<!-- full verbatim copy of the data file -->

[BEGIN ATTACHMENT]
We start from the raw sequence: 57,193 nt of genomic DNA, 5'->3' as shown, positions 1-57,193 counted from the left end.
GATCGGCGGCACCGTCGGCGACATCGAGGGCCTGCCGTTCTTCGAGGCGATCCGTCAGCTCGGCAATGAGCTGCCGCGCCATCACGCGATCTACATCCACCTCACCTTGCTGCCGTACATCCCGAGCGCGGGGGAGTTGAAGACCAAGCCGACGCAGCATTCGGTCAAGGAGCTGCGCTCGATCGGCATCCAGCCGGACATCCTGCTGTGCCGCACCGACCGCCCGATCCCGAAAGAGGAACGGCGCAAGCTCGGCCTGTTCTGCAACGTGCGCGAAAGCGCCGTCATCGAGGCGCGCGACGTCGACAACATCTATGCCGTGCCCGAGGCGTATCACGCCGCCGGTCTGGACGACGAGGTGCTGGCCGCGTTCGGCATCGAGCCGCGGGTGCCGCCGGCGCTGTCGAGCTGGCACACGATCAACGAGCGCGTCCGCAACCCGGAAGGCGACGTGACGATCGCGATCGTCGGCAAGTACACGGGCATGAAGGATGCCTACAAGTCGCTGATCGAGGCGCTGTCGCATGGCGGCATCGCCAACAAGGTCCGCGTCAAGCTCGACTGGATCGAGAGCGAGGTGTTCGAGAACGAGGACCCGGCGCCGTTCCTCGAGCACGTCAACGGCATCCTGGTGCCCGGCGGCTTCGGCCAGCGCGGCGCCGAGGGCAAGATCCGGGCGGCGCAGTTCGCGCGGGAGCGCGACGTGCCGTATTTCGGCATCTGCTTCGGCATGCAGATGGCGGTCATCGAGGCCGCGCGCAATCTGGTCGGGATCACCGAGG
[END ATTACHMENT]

We start from the raw sequence: 57,193 nt of genomic DNA, 5'->3' as shown, positions 1-57,193 counted from the left end.
GATCGGCGGCACCGTCGGCGACATCGAGGGCCTGCCGTTCTTCGAGGCGATCCGTCAGCTCGGCAATGAGCTGCCGCGCCATCACGCGATCTACATCCACCTCACCTTGCTGCCGTACATCCCGAGCGCGGGGGAGTTGAAGACCAAGCCGACGCAGCATTCGGTCAAGGAGCTGCGCTCGATCGGCATCCAGCCGGACATCCTGCTGTGCCGCACCGACCGCCCGATCCCGAAAGAGGAACGGCGCAAGCTCGGCCTGTTCTGCAACGTGCGCGAAAGCGCCGTCATCGAGGCGCGCGACGTCGACAACATCTATGCCGTGCCCGAGGCGTATCACGCCGCCGGTCTGGACGACGAGGTGCTGGCCGCGTTCGGCATCGAGCCGCGGGTGCCGCCGGCGCTGTCGAGCTGGCACACGATCAACGAGCGCGTCCGCAACCCGGAAGGCGACGTGACGATCGCGATCGTCGGCAAGTACACGGGCATGAAGGATGCCTACAAGTCGCTGATCGAGGCGCTGTCGCATGGCGGCATCGCCAACAAGGTCCGCGTCAAGCTCGACTGGATCGAGAGCGAGGTGTTCGAGAACGAGGACCCGGCGCCGTTCCTCGAGCACGTCAACGGCATCCTGGTGCCCGGCGGCTTCGGCCAGCGCGGCGCCGAGGGCAAGATCCGGGCGGCGCAGTTCGCGCGGGAGCGCGACGTGCCGTATTTCGGCATCTGCTTCGGCATGCAGATGGCGGTCATCGAGGCCGCGCGCAATCTGGTCGGGATCACCGAGG